Don E. Gilman was the Western Division Manager of NBC in San Francisco. Gilman was recruited from a local advertising agency to head the operation in 1927. He was one of the best-known advertising men in the West and had been president of the Pacific Advertising Clubs Association.
CENTER: Gilman (left) with O. D. Fisher, the owner of KOMO, the NBC affiliate in Seattle.
"A tall, dark figure with a quick, quiet step and a countenance that sometimes looks like Abraham Lincoln and sometimes like Rachmaninoff, Don E. Gilman, Vice President in charge of the Western Division of the National Broadcasting Company has been engaged in the business of communicating ideas to large groups all his life. Born in Indianapolis of a newspaper family, by age 23 he was plant superintendent at the Indianapolis Sentinel. Then he came west and was superintendent of a group of papers on the coast before entering the advertising field. One of the outstanding qualities of NBC's western head, in all the enterprises in which he has engaged, has been his knowledge of the jobs of his subordinates and his ability to calculate the exact needs and values of each. Partially, this comes from the fact that he has performed many of their jobs himself, at one time or another, and partially from his uncanny faculty of collecting information without appearing to do so. This frequently baffles people who find it so hard to comprehend the source of his swift perception and dynamic energy, which is masked by a manner almost boyish in its simplicity and amiability.
"Characteristically, while he was becoming a dominant personality in the advertising field, serving as chairman on the committee which secured passage of California's Honest Advertising law, serving as president of the Pacific Advertising Clubs Association and vice president of the Associated Advertising Clubs of the World, he was continuing studies he had started years before in electrical engineering and was experimenting with radio for his own pleasure. So when he joined NBC in 1927 it was with an equipment of technical information which occasionally astonished engineers. In 1929 he was made vice president of the division, which now stretches from KGU in Honolulu to KGIR and KGHL in Montana - a domain whose needs in entertainment are necessarily its own since time difference shuts it off from much of the East's fare, and yet which has influenced other portions of the country in program technique.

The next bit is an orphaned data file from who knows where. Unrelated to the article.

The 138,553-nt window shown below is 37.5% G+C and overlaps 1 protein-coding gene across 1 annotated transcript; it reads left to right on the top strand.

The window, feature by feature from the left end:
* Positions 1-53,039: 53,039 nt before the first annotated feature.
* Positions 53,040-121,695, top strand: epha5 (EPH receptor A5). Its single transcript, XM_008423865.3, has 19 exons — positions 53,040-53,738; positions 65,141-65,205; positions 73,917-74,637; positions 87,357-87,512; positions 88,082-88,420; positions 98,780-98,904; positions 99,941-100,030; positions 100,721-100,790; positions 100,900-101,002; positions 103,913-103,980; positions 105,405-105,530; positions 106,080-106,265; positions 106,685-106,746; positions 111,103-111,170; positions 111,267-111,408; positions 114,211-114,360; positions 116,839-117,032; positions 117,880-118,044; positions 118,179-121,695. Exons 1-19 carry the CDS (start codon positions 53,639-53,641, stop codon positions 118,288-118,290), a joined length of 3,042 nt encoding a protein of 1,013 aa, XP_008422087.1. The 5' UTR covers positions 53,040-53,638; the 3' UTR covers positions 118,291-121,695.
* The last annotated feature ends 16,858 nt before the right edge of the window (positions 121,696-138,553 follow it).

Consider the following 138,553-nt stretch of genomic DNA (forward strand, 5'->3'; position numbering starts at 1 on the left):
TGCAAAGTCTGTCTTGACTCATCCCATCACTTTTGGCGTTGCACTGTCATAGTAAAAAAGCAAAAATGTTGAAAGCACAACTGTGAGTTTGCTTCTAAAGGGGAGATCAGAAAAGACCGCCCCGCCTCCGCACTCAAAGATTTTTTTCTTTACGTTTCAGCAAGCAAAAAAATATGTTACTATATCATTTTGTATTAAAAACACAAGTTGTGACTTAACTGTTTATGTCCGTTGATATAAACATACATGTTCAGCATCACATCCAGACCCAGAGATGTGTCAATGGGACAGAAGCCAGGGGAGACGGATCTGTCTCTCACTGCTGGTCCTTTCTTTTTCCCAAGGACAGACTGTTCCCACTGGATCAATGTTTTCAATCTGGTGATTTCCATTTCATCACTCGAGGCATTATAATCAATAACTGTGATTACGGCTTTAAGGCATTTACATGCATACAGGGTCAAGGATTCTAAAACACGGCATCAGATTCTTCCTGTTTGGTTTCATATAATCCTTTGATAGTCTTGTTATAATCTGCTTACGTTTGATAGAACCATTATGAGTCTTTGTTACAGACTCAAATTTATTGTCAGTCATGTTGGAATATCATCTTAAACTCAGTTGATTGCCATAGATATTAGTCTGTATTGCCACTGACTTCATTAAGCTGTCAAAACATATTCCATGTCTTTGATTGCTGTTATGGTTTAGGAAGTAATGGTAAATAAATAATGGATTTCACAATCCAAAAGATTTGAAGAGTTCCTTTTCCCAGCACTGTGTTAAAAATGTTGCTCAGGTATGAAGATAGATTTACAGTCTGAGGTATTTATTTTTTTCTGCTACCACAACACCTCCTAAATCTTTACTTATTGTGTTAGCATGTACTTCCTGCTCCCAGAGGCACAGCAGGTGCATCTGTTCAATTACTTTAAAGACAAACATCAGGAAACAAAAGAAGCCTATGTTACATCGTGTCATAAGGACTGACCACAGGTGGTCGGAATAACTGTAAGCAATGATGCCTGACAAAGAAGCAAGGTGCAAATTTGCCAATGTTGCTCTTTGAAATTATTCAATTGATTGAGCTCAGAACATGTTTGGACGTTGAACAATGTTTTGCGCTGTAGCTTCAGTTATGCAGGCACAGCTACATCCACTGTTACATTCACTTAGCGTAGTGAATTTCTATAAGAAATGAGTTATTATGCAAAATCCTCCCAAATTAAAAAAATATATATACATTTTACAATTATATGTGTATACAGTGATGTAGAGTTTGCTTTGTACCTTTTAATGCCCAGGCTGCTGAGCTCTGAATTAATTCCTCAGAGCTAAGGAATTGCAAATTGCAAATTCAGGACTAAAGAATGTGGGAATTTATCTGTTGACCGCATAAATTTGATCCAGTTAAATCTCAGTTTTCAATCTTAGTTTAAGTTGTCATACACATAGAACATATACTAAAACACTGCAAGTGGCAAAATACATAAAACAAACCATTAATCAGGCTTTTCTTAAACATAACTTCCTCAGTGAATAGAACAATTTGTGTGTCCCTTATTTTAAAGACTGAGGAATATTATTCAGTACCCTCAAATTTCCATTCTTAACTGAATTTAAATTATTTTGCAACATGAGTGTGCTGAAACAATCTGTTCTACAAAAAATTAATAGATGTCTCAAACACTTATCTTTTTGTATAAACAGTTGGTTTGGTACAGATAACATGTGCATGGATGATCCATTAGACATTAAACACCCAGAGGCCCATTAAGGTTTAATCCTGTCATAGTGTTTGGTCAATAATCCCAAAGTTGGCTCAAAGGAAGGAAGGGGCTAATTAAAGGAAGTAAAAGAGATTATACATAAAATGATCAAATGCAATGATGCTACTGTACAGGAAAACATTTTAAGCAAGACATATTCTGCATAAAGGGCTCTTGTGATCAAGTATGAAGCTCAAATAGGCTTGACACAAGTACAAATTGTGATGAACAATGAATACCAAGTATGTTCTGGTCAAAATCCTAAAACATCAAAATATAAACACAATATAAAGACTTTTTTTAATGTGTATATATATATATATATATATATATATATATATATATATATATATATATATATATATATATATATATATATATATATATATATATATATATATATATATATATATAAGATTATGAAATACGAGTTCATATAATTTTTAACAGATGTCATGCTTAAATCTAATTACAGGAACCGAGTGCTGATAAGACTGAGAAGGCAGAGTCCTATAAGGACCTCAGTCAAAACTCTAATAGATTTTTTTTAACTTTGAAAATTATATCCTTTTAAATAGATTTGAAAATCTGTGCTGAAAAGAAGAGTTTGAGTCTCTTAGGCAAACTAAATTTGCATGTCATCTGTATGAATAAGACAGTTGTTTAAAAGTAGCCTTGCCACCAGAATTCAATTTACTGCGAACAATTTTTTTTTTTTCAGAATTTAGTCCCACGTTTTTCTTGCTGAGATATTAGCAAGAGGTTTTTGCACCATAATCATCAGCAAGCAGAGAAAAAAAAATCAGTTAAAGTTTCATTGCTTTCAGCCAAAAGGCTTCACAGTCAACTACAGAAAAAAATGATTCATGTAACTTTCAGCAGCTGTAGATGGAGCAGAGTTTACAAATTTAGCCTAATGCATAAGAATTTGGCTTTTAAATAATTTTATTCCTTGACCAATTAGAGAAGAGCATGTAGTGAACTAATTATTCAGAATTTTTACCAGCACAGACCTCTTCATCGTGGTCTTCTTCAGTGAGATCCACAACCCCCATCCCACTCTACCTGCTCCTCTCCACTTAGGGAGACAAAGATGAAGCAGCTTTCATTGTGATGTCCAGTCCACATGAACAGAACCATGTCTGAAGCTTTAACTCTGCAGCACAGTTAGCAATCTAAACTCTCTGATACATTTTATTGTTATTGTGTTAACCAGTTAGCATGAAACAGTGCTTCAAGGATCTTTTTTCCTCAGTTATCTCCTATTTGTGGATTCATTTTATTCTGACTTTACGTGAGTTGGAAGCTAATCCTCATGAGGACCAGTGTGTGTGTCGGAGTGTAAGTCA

"Like most successful men, Mr. Gilman has hobbies. He likes books and reads much biography and history, economics and sociology. He plays the piano as well as many of his artists, although few, except for close friends, ever hear him. He likes golf and football, especially in the company of a young man whom a whole continent knows and loves as Jack Barbour of 'One Man's Family', but who in private life is Page Gilman, the only son of the NBC executive.
"Mr. Gilman is president of the San Francisco Commercial Club, a director of the San Francisco Musical Association, and vice president of the Young Men's Christian Association. " - The NBC Transmitter, "Who's Who in the NBC Networks"